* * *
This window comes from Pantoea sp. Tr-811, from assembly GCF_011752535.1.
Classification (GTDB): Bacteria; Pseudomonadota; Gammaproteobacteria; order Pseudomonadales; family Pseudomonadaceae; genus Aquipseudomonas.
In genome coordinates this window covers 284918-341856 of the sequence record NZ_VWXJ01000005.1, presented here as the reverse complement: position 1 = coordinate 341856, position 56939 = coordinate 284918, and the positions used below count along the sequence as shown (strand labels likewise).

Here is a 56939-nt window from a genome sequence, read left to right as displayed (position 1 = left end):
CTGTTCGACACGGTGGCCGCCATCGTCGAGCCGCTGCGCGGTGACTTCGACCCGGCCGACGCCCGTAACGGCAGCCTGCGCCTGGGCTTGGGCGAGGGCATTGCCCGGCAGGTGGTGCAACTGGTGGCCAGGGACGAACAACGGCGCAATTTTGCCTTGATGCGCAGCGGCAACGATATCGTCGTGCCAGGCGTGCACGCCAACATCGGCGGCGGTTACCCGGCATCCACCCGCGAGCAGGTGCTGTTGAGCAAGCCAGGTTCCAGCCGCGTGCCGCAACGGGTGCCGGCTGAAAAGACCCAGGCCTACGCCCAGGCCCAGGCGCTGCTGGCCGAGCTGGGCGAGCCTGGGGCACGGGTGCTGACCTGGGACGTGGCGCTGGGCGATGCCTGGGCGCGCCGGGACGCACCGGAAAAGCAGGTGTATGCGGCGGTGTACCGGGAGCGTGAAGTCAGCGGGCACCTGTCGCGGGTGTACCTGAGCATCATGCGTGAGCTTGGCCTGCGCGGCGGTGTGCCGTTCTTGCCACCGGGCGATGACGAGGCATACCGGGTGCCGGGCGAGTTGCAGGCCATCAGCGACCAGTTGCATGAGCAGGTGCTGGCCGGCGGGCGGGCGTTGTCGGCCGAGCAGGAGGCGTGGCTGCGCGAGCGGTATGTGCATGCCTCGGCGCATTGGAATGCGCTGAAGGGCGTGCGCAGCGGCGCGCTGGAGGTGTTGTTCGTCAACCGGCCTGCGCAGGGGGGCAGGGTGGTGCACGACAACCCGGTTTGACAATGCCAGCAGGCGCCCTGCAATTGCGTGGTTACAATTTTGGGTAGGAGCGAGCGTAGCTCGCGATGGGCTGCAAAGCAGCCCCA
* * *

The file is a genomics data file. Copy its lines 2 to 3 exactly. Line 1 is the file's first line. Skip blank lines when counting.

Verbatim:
Classification (GTDB): Bacteria; Pseudomonadota; Gammaproteobacteria; order Pseudomonadales; family Pseudomonadaceae; genus Aquipseudomonas.
In genome coordinates this window covers 284918-341856 of the sequence record NZ_VWXJ01000005.1, presented here as the reverse complement: position 1 = coordinate 341856, position 56939 = coordinate 284918, and the positions used below count along the sequence as shown (strand labels likewise).